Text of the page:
Now there may be some of you who think ‘she’s reinforcing unhealthy obesity’ but she’s not.  She is meticulously chronicling the history of what it means to be fat in America.  Our society puts all kinds of limits  and stereotypes on overweight individuals including ‘the unfair treatment they receive in employment, medical care, and social life.”

She also shows a number of studies that argue with the direct link between fatness and ill health. “They (diet establishment) argue that studies with headlines that tout the ‘dangers of obesity’ usually demonstrate that a sedentary lifestyle and a diet of processed food result in ill health; and that a diet rich in fruits and vegetables and an active lifestyle will improve health, but it may or may not result in weight loss”

Even presentations that on the surface seem to encourage the right kind of weight loss, like the show ‘Biggest Loser’, subtly make the connection of weight loss and increased health.  They also subliminally imply an individual who does not lose weight is a ‘loser’ in their quest for health.

The most impactful part of the book for me is a study she mentions by UC Davis.

“In this study, a group of fat women was divided into 2 groups, one receiving coaching in restrictive eating (diet) and exercise, the other being encouraged to eat a healthy diet, listen to their bodies cues, to foster ways to engage in fun exercise and take part in a fat acceptance discussion group.  Significantly group 1- the traditional diet/exercise group- initially lost weight, but by the end half had dropped out; most had regained weight; blood pressure, cholesterol, and other metabolic measures had not improved and self-esteem levels had dropped.  In contrast, group 2 hadn’t lost any weight, but most stayed with the 2 year program; their blood pressure, cholesterol, and other metabolic measures had improved dramatically; their self-esteem levels increased substantially; and they exercised regularly.  Encouraged to pay attention to their bodies, to stop restricting calories, to fight the discrimination they experienced as fat people, and to enjoy their bodies through physical movement and eating well- the non-dieters showed significant health improvements.  But, and this is the key point, they never became thin.”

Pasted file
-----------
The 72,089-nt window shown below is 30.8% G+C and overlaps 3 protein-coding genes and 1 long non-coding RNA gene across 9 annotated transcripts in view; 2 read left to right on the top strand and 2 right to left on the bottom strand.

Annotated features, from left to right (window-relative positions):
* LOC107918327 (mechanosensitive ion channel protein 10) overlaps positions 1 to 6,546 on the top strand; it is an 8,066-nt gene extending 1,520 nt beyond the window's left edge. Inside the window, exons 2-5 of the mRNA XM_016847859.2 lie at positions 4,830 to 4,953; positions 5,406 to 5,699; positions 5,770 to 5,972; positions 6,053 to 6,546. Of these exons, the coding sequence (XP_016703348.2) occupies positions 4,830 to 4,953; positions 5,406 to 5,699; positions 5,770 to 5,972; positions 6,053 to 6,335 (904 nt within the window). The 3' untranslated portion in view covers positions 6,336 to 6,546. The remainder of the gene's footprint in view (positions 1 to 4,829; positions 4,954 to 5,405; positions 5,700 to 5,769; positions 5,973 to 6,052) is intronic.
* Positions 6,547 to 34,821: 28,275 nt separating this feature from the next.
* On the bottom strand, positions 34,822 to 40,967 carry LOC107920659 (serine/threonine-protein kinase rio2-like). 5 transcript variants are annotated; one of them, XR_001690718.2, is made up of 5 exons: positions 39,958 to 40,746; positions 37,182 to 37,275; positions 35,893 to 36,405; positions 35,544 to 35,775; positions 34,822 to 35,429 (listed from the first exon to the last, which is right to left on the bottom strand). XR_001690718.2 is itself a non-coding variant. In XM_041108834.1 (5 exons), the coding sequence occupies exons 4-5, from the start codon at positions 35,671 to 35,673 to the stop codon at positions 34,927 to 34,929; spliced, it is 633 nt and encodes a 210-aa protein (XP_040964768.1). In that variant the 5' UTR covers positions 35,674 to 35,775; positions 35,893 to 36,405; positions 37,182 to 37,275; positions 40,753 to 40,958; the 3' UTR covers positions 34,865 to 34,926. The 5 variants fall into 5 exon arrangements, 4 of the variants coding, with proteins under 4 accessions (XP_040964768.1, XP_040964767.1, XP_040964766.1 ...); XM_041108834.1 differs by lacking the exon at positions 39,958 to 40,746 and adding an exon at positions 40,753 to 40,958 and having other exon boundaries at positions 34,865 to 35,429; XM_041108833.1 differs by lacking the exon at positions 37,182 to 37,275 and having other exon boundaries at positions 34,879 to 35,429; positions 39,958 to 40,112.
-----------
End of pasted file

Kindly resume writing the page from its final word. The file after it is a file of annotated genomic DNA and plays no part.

Please forgive the long quote but isn’t that fascinating?  I was blown away.  It reminded me of why I started this whole journey.  Losing weight was part of it but a small part.  I wanted to have more energy, to be able to do more of the athletic activities I saw around me.  I may still weigh over 250 lbs but there is no doubt I am healthier now than I was a year ago.  This was such a great revelation for me because I was becoming too focused on the weight loss- seeing it as the full marker of my success.  The fact I hadn’t lost the 100 lbs in one year, despite practically killing myself, made me feel frustrated and a little depressed.  (I might add that these feelings were entirely self-imposed as I have received nothing but praise and encouragement from family and friends).

For some reason I have always found it comforting to read about the history of philosophies and trends.  Through understanding how our culture got to where it is helps me understand those around me and my own feelings at the same time.  It was this sense of understanding the world that caused me to eat up philosophy and political science books in college and it is something I still love to this day.  Farrell’s book helped me to understand my own feelings of inadequacy in a new way and to finally get why a nation saw me as a fat person through a particular lens.   After all, they’ve had over 200 years to develop these bad habits and judgements!

It also makes me want to prove the haters wrong and be a shining light to those who feel depressed over their weight.  I want them to know they do have value, even if society says they are worthless.  I see the worth.  I know how hard it is to get healthy, but getting healthy should be the goal and if weight loss comes with, so be it!

Here’s a clip of Amy Farrell on the Colbert Report talking about her book.

http://t.co/7jiT9Ox

I couldn’t embed it because of comedy central’s copyright.

I know this is a long post but I really wanted to get the word out on this book.  It is a bit academic (incredibly well researched) but I wish that everyone would read it.

5 thoughts on “Fat Stigma